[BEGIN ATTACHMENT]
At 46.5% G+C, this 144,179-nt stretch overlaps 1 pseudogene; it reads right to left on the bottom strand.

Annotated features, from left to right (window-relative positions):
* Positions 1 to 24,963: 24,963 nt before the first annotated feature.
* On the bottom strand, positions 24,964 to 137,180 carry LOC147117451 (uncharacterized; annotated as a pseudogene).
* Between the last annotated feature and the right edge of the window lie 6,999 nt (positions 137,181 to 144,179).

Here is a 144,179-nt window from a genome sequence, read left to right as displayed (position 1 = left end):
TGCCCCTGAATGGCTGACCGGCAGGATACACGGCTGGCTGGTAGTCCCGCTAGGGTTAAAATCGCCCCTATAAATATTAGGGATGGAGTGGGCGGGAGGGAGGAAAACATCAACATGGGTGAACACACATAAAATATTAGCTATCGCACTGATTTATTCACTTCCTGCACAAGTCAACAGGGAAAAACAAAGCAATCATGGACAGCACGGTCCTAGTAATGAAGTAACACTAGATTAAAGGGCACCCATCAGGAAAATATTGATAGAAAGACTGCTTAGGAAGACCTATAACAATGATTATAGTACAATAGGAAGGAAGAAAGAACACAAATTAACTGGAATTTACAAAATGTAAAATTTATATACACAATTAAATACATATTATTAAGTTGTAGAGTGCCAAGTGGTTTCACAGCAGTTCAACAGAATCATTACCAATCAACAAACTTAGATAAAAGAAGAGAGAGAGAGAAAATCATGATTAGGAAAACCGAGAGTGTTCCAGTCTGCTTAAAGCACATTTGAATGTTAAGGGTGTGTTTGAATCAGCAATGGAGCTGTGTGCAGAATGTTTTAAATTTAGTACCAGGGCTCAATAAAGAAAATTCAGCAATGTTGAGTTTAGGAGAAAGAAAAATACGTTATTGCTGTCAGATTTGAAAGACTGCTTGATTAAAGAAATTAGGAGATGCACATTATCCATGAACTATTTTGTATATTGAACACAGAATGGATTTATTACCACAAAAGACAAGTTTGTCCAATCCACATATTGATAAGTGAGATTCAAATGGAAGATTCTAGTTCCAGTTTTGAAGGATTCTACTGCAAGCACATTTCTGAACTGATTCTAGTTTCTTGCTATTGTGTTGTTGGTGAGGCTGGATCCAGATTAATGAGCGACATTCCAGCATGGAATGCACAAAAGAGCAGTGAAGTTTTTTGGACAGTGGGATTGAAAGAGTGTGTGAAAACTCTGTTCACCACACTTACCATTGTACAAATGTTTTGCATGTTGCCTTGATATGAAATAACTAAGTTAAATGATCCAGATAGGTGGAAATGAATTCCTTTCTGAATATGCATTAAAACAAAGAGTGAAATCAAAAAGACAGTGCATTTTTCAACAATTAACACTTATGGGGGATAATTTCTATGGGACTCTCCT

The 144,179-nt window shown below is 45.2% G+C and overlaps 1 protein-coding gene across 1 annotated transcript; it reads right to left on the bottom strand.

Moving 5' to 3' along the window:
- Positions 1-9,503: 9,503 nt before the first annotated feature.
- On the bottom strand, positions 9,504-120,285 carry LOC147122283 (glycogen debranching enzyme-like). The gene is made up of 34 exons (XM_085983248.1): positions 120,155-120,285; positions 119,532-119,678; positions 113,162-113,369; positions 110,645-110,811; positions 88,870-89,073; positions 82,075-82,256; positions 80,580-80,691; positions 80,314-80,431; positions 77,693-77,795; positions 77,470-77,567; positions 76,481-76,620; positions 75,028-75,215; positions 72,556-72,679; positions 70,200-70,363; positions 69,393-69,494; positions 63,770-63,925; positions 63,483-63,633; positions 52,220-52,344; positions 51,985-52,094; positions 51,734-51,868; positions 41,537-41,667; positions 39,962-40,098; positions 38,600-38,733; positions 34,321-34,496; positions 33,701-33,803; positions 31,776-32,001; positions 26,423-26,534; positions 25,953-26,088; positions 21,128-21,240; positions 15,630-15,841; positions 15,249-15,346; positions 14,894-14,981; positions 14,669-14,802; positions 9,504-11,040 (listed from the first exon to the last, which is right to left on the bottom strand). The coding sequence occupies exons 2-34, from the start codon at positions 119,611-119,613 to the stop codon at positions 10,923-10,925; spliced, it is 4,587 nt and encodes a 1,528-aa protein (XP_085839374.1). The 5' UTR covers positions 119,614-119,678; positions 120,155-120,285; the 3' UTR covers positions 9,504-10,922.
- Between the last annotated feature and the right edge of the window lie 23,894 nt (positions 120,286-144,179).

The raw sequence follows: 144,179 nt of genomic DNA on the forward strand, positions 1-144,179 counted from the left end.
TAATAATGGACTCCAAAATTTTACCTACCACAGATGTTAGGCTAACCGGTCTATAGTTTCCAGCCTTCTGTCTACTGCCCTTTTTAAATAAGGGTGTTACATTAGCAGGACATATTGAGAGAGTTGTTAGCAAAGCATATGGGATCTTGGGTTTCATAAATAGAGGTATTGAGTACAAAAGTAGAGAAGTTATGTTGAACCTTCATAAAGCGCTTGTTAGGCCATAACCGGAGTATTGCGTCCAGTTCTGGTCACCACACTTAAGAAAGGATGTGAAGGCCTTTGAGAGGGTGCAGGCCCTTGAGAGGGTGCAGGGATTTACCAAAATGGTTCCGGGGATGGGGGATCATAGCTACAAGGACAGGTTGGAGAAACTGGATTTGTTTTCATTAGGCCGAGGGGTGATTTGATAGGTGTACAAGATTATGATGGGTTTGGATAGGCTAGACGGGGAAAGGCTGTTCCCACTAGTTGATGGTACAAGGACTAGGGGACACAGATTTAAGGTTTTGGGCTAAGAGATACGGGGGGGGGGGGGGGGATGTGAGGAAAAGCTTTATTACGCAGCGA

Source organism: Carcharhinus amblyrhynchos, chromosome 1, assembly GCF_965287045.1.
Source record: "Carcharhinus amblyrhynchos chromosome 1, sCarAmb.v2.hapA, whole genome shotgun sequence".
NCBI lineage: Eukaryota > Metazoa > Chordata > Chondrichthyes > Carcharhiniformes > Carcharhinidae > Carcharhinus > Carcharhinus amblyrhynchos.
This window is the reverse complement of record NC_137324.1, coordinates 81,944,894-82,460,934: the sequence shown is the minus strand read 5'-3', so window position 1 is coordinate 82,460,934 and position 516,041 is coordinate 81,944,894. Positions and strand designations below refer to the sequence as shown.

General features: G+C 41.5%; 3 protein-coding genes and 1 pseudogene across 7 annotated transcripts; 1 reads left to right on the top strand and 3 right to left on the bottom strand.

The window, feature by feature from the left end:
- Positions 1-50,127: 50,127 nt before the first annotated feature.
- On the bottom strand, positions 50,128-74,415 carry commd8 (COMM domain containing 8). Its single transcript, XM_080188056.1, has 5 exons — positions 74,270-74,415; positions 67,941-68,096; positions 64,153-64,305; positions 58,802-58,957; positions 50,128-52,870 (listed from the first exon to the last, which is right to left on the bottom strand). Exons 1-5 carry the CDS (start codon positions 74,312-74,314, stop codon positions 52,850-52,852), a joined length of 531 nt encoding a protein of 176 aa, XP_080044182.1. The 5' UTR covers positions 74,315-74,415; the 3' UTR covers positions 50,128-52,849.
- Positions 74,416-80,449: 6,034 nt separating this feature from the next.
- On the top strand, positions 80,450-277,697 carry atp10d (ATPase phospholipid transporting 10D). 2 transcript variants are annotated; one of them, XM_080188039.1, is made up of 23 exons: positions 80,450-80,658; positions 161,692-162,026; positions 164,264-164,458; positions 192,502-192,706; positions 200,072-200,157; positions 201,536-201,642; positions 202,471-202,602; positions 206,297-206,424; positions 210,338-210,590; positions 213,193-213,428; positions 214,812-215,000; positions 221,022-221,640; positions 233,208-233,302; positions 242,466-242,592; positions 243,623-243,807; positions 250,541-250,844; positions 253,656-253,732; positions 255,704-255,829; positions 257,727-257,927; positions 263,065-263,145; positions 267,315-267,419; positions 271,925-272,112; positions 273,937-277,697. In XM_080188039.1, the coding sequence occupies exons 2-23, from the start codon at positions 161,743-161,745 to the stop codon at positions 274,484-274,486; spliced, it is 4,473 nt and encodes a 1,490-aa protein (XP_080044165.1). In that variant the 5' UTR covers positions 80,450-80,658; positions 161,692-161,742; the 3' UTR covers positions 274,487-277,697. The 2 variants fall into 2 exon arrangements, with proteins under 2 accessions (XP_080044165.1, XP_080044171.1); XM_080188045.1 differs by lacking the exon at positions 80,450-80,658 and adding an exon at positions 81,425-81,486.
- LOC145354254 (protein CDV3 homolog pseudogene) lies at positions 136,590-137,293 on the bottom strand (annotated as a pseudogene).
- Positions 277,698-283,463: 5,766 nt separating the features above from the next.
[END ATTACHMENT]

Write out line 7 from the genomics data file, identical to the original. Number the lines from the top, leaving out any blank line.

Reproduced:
TGCCCCTGAATGGCTGACCGGCAGGATACACGGCTGGCTGGTAGTCCCGCTAGGGTTAAAATCGCCCCTATAAATATTAGGGATGGAGTGGGCGGGAGGGAGGAAAACATCAACATGGGTGAACACACATAAAATATTAGCTATCGCACTGATTTATTCACTTCCTGCACAAGTCAACAGGGAAAAACAAAGCAATCATGGACAGCACGGTCCTAGTAATGAAGTAACACTAGATTAAAGGGCACCCATCAGGAAAATATTGATAGAAAGACTGCTTAGGAAGACCTATAACAATGATTATAGTACAATAGGAAGGAAGAAAGAACACAAATTAACTGGAATTTACAAAATGTAAAATTTATATACACAATTAAATACATATTATTAAGTTGTAGAGTGCCAAGTGGTTTCACAGCAGTTCAACAGAATCATTACCAATCAACAAACTTAGATAAAAGAAGAGAGAGAGAGAAAATCATGATTAGGAAAACCGAGAGTGTTCCAGTCTGCTTAAAGCACATTTGAATGTTAAGGGTGTGTTTGAATCAGCAATGGAGCTGTGTGCAGAATGTTTTAAATTTAGTACCAGGGCTCAATAAAGAAAATTCAGCAATGTTGAGTTTAGGAGAAAGAAAAATACGTTATTGCTGTCAGATTTGAAAGACTGCTTGATTAAAGAAATTAGGAGATGCACATTATCCATGAACTATTTTGTATATTGAACACAGAATGGATTTATTACCACAAAAGACAAGTTTGTCCAATCCACATATTGATAAGTGAGATTCAAATGGAAGATTCTAGTTCCAGTTTTGAAGGATTCTACTGCAAGCACATTTCTGAACTGATTCTAGTTTCTTGCTATTGTGTTGTTGGTGAGGCTGGATCCAGATTAATGAGCGACATTCCAGCATGGAATGCACAAAAGAGCAGTGAAGTTTTTTGGACAGTGGGATTGAAAGAGTGTGTGAAAACTCTGTTCACCACACTTACCATTGTACAAATGTTTTGCATGTTGCCTTGATATGAAATAACTAAGTTAAATGATCCAGATAGGTGGAAATGAATTCCTTTCTGAATATGCATTAAAACAAAGAGTGAAATCAAAAAGACAGTGCATTTTTCAACAATTAACACTTATGGGGGATAATTTCTATGGGACTCTCCT